A recent research conducted by a team from the University of Kelaniya has revealed that a staggering 658 abortions were being performed in the country daily.
The research was carried out using most recent data from the health sector and related demographic and health surveys done by the Department of Census and Statistics.
Senior Lecturer at the Department of Sociology of the Faculty of Social Sciences of the University of Kelaniya, Prof. K. Karunathilake said that 240,170 abortions were being carried out annually in the country illegally.
Data for the initial qualitative research carried out was collected in 2011 from the Southern Province, Uva Province and Eastern Province.
“The majority (just above 50%) of those who are sexually active in the country do not use contraceptives and contraception methods due to lack of knowledge and issues such as social stigma,” he mentioned, He further said they used other inaccurate techniques in terms of providing protection from unwanted pregnancies such as planning sexual activity round the menstruation cycle and also engaging in coitus interruptus. “Only 50% of those married use proper contraception,” he noted. “There is a clear increasing trend to be seen with regard to abortions,” he added.
There are certain socio-economic-cultural-religious barriers against utilizing remedial measures to control abortion and these must be overcome, he remarked, adding that bureaucrats were reluctant to talk about the matter while politicians had poor knowledge concerning abortion and sexual and reproductive health.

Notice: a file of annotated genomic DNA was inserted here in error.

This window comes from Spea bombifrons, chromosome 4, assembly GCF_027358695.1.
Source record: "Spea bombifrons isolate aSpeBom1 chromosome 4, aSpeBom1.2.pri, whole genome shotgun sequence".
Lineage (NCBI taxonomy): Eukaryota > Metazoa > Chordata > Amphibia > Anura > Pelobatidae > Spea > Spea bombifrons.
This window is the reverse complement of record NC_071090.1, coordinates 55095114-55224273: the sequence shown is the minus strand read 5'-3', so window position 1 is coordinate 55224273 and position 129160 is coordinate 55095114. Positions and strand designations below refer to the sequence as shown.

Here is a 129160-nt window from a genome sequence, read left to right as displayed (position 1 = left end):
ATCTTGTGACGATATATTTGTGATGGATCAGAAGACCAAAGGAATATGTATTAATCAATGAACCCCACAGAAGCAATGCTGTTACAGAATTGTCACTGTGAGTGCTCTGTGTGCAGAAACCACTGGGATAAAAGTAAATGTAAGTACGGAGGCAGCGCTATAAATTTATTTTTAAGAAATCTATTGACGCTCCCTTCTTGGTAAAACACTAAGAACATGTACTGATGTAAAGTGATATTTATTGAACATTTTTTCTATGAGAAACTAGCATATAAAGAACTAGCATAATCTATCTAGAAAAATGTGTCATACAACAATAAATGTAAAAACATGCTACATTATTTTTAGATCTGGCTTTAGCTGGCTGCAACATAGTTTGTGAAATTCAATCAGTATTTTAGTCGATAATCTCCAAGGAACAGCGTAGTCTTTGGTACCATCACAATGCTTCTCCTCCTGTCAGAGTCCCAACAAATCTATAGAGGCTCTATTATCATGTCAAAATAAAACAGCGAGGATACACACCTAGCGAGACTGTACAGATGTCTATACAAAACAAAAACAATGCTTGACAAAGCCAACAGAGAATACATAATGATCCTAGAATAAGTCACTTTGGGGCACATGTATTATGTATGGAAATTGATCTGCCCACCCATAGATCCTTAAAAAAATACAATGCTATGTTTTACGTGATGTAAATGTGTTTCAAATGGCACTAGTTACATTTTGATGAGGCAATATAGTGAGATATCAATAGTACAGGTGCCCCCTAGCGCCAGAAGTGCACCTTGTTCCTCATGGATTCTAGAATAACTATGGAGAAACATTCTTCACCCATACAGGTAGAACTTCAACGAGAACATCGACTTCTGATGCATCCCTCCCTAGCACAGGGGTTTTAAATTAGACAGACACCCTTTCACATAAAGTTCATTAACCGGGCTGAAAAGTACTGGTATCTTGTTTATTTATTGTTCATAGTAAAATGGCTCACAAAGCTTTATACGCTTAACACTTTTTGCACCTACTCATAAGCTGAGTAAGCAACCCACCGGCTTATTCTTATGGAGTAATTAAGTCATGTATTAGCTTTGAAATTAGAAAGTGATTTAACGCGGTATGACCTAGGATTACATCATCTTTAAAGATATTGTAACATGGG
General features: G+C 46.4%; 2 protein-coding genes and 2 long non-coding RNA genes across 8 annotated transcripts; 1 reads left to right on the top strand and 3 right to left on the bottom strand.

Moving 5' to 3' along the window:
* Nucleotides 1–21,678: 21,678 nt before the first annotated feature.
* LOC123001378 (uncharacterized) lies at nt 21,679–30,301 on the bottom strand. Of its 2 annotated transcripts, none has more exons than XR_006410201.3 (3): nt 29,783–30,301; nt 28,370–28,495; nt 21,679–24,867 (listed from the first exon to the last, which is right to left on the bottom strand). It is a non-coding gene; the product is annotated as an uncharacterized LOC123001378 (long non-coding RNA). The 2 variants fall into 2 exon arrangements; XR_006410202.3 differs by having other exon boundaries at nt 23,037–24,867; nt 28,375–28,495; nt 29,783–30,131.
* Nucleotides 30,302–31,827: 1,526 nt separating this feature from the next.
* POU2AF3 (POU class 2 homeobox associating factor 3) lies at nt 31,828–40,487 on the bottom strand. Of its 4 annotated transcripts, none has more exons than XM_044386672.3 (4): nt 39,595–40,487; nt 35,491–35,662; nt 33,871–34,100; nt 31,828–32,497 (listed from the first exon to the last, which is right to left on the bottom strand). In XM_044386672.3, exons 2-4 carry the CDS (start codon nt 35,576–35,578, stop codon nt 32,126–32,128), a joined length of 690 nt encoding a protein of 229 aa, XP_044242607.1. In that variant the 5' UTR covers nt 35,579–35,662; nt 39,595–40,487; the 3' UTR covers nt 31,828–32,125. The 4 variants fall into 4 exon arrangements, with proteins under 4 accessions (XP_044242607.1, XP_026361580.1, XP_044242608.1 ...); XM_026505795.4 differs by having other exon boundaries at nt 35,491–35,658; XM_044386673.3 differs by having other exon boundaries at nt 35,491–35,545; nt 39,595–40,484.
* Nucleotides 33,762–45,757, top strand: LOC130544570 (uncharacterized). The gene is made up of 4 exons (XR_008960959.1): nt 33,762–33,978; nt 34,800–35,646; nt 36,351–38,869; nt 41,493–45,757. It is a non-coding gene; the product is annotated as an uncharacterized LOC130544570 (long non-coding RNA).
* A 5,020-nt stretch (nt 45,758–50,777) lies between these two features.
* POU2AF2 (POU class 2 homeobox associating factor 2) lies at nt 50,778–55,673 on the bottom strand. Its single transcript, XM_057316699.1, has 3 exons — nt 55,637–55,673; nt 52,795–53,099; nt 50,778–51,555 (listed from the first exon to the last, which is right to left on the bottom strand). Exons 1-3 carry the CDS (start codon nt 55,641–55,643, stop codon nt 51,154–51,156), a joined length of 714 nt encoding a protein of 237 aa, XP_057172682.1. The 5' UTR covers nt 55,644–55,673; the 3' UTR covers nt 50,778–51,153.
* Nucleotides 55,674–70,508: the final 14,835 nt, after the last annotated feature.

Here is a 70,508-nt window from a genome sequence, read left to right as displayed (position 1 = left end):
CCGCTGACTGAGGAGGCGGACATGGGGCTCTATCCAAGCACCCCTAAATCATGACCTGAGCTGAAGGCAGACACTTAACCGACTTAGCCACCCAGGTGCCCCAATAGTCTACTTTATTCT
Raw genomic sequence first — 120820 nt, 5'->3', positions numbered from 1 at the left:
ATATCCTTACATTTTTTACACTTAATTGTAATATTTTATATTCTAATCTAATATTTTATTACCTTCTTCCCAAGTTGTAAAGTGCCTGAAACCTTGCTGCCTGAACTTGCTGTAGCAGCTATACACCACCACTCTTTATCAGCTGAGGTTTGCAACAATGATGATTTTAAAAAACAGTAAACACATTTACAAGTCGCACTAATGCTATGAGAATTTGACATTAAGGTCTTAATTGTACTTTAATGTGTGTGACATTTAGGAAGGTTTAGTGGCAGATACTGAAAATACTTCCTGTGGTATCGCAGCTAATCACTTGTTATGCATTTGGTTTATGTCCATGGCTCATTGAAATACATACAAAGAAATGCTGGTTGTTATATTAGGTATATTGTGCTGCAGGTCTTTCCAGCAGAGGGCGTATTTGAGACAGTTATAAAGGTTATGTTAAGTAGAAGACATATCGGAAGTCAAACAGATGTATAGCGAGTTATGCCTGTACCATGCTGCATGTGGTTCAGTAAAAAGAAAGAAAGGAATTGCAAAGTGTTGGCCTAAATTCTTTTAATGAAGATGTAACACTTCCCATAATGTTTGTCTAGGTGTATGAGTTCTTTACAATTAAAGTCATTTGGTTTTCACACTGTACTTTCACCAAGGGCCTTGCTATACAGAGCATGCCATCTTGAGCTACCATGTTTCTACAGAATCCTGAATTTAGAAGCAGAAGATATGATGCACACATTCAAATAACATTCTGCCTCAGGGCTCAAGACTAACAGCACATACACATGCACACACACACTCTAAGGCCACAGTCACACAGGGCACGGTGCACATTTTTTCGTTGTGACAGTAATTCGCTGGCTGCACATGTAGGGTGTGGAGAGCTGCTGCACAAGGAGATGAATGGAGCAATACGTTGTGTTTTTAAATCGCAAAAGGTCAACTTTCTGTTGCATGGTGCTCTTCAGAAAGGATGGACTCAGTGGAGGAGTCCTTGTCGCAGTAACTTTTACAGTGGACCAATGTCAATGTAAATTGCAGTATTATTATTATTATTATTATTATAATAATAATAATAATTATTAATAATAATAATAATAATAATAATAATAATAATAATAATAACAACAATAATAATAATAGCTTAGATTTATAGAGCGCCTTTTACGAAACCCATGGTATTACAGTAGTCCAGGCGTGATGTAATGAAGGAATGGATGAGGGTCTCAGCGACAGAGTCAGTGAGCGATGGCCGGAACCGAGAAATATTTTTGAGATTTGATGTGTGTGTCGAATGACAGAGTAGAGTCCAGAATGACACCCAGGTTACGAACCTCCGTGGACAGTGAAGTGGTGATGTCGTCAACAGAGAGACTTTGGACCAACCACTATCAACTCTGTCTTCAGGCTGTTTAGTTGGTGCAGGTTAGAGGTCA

Sociologists, medical experts, psychologists, clinicians, anthropologists and economists should come forward to create a discourse, discussion and open dialogue about abortion to obtain the support of the public including from religious figures and other responsible parties by enlightening them about the complexities of the issue, prior to taking up the matter at decision making platforms, he observed.
Should we legalize commercial sex in order to minimize sex related crimes and sexually transmitted diseases, he queried.
Teen pregnancies are nationally at 6.5%, he said. “There must be legal provisions to allow for certain abortions and these cases must be thoroughly monitored. The women’s rights aspect must be looked at,” he said.
He further pointed out that no proper knowledge is imparted to the students through the school curriculum.
“Advocacy, counselling and awareness are the actions suggested to improve the knowledge and attitudes. Remedies should not be imposed in an ad-hoc manner. Are they viable and feasible? The results that emerge from the discourse can be utilized in deciding such,” Prof. Karunathilake added.